His performance in William Inge's A Loss of Roses on Broadway garnered him a 1960 Tony Award nomination for Best Featured Actor in a Play and a 1960 Theatre World Award. He made his film debut in Elia Kazan's Splendor in the Grass (1961), opposite Natalie Wood.The film was a critical and box office success and Beatty was nominated for a Golden Globe Award for Best Actor, and received the award for New Star of the Year – Actor. Kazan was armed with the confidence born of age and success, while Beatty was virtually aflame with the arrogance of youth." Warren—it was obvious the first time I saw him—wanted it all and wanted it his way. He had the energy, a very keen intelligence, and more chutzpah than any Jew I've ever known. Bright as they come, intrepid, and with that thing all women secretly respect: complete confidence in his sexual powers, confidence so great that he never had to advertise himself, even by hints. Beatty's career has had all the hallmarks of the conventional Hollywood golden boy.It also won three Golden Globe Awards, including Best Motion Picture and Best Actor.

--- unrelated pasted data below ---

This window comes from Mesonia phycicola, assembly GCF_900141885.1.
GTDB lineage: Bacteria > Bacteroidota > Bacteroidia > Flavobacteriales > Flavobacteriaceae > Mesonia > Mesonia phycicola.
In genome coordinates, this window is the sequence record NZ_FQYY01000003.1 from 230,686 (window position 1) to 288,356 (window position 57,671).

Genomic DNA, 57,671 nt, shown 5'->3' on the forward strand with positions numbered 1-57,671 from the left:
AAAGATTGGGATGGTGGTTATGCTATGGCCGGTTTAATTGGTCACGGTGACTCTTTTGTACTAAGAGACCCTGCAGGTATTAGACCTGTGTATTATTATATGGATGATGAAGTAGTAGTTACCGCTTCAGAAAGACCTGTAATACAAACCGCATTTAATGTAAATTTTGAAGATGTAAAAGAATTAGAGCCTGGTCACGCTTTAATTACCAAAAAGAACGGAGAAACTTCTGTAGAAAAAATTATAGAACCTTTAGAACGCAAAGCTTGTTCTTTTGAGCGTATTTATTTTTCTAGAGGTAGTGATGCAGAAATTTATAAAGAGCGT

He plain works harder than anyone else I have ever seen." Henry Warren Beaty was born March 30, 1937, in Richmond, Virginia.
His mother, Kathlyn Corinne (née Mac Lean), was a teacher from Nova Scotia. Beatty became interested in movies before his teens, when he often accompanied his sister to theaters.
His father, Ira Owens Beaty, had a Ph D in educational psychology and worked as a public school administrator, in addition to dealing in real estate. One film that had an important early influence on him was The Philadelphia Story (1940), which he saw when it was re-released in the 1950s.
Beatty's elder sister is the actress, dancer and writer Shirley Mac Laine. He noticed a strong resemblance between its star, Katharine Hepburn, and his mother, in both appearance and personality, saying that they symbolized "perpetual integrity." He did remake Love Affair in 1994, in which he starred alongside Annette Bening and Katharine Hepburn.
Arthur Penn, who directed Bonnie and Clyde, described Beatty as "the perfect producer", adding, "He makes everyone demand the best of themselves.